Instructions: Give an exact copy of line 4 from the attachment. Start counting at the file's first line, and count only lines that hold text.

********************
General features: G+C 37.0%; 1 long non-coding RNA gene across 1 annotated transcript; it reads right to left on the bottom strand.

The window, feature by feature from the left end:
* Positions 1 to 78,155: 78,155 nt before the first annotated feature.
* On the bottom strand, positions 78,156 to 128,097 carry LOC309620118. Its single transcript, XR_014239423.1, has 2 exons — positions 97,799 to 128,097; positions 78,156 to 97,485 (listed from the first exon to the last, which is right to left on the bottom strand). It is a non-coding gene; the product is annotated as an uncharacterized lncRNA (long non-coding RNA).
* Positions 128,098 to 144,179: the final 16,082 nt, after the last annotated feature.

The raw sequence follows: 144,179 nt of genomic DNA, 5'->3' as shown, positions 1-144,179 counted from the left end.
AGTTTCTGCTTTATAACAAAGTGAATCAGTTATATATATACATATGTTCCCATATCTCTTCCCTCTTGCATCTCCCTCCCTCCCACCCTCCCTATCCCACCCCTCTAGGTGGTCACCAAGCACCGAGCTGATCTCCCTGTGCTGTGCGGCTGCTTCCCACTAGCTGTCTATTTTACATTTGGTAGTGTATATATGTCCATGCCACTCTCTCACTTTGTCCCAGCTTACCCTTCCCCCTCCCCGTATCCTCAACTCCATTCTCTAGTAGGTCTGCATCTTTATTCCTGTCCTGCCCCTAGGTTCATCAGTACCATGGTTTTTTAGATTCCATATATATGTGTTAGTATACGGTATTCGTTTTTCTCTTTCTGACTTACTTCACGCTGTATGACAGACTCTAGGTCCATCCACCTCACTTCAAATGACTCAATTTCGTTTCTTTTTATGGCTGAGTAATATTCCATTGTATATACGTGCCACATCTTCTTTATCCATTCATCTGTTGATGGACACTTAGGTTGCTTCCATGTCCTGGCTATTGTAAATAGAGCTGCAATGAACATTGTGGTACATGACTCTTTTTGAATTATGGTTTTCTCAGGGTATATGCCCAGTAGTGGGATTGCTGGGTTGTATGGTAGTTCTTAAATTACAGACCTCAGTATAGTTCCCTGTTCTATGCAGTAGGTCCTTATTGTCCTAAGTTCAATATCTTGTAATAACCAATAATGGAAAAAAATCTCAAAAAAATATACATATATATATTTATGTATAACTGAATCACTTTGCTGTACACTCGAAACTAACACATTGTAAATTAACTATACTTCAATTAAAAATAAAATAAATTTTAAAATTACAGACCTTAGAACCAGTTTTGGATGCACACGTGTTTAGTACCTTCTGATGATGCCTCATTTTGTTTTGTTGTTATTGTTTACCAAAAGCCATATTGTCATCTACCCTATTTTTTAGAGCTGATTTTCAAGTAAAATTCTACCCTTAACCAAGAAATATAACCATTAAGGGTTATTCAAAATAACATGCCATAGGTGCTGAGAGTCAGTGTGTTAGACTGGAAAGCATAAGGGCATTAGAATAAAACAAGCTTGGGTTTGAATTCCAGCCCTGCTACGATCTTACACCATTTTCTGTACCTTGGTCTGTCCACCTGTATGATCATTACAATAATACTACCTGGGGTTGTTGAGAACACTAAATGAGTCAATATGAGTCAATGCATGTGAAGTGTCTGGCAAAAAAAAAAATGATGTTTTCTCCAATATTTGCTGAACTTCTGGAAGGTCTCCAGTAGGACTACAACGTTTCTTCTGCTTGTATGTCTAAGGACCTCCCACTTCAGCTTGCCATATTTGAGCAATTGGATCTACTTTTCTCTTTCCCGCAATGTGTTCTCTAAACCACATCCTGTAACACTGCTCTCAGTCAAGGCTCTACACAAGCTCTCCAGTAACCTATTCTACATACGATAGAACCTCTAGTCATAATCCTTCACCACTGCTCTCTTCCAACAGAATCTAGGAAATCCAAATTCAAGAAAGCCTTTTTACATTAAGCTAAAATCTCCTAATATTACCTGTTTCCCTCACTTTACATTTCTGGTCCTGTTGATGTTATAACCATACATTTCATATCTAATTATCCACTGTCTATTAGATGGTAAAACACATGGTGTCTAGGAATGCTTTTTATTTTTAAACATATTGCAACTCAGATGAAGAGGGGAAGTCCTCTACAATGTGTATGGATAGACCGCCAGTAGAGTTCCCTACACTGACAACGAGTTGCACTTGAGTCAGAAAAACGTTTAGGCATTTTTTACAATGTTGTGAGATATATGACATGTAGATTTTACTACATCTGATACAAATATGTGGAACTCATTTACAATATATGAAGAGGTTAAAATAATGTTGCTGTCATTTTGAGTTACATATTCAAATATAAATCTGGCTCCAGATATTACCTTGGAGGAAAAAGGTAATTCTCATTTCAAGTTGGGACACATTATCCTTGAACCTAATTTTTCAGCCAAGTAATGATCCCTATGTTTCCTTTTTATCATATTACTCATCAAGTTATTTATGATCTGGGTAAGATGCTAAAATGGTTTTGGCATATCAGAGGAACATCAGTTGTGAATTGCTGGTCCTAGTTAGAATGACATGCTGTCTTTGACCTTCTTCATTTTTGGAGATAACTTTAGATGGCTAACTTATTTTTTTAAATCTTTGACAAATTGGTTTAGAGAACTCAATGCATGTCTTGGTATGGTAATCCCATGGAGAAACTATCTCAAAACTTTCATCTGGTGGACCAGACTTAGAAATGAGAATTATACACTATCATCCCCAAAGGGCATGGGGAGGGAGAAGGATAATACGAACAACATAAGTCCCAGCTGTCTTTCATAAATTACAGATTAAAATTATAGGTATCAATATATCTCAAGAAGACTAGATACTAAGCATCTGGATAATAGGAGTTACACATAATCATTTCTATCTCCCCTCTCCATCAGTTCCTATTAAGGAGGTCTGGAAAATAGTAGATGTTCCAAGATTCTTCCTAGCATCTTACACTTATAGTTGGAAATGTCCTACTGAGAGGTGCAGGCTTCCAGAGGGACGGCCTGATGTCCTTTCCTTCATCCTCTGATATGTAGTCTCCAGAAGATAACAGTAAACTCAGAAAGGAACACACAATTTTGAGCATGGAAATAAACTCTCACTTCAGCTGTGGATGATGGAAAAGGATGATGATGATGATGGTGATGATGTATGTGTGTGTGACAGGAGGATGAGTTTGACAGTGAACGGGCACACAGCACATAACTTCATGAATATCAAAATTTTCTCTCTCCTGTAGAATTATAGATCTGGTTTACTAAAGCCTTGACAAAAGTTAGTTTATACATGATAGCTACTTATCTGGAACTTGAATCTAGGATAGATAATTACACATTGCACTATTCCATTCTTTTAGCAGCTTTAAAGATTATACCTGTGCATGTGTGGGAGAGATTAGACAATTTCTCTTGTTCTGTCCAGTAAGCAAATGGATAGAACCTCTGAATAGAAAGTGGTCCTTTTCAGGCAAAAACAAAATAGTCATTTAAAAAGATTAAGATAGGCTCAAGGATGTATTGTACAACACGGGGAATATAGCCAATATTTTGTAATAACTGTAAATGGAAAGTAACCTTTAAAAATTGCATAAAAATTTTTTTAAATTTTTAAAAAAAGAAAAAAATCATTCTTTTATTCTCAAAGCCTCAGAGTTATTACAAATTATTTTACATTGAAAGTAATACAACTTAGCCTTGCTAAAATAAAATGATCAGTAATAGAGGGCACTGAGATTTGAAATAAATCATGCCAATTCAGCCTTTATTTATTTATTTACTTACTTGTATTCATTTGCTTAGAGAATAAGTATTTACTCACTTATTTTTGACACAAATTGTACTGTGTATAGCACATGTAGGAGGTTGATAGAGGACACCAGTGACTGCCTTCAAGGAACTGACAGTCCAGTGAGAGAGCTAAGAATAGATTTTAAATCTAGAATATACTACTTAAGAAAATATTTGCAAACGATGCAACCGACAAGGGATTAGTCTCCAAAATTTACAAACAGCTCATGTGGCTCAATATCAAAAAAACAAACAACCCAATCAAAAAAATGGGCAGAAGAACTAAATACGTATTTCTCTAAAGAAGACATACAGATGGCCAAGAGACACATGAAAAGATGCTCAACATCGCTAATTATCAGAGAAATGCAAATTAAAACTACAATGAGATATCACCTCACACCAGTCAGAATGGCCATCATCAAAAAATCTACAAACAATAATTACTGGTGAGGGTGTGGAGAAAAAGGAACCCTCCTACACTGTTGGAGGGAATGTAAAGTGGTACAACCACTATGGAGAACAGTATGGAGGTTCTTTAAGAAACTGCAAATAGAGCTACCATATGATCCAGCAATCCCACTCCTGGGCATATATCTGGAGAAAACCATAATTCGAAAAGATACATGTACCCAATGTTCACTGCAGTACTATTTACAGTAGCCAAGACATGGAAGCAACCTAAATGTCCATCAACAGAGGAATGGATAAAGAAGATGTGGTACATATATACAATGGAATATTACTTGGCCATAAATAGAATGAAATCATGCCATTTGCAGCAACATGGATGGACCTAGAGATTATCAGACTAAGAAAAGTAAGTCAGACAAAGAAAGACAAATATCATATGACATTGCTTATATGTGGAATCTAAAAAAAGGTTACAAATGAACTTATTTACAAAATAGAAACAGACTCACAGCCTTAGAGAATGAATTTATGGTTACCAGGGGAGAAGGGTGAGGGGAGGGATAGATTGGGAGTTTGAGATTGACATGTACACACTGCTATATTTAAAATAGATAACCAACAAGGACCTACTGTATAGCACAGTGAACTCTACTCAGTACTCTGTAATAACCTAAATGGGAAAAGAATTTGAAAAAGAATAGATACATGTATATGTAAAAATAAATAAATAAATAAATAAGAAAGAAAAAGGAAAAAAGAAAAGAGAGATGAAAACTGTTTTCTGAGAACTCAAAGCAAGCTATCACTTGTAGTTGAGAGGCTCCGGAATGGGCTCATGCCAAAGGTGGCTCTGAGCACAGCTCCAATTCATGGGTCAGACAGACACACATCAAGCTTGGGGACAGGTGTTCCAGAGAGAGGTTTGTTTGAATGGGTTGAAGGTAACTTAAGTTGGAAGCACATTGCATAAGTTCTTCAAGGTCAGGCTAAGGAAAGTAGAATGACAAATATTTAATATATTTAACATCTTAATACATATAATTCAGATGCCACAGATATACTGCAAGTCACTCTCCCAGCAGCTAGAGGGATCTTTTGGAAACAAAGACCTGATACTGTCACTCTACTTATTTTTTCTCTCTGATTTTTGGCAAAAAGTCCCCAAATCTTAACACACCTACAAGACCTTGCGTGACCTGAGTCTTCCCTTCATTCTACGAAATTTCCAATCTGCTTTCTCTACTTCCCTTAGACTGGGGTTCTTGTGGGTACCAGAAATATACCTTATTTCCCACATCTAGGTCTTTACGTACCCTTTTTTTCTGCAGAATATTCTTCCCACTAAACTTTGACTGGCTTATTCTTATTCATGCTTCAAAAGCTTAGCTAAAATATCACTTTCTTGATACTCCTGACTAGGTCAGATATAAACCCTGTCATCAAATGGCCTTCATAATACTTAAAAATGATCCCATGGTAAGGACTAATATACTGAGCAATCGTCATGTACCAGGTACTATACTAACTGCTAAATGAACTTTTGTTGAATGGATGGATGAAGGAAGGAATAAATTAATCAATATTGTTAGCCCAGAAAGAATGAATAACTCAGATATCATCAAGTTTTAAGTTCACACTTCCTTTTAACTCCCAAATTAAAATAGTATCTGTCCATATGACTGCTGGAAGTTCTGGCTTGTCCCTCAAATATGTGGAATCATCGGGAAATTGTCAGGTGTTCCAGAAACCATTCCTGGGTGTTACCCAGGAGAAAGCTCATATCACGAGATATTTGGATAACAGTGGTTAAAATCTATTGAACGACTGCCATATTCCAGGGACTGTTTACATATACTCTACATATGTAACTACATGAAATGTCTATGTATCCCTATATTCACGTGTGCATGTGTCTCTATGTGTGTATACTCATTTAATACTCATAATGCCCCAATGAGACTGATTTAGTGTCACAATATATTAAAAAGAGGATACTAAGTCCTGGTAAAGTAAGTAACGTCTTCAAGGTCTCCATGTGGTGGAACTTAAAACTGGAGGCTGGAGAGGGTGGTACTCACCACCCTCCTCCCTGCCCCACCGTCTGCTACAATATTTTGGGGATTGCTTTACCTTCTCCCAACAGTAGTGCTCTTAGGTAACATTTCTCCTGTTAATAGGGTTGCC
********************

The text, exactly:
* On the bottom strand, positions 78,156 to 128,097 carry LOC309620118. Its single transcript, XR_014239423.1, has 2 exons — positions 97,799 to 128,097; positions 78,156 to 97,485 (listed from the first exon to the last, which is right to left on the bottom strand). It is a non-coding gene; the product is annotated as an uncharacterized lncRNA (long non-coding RNA).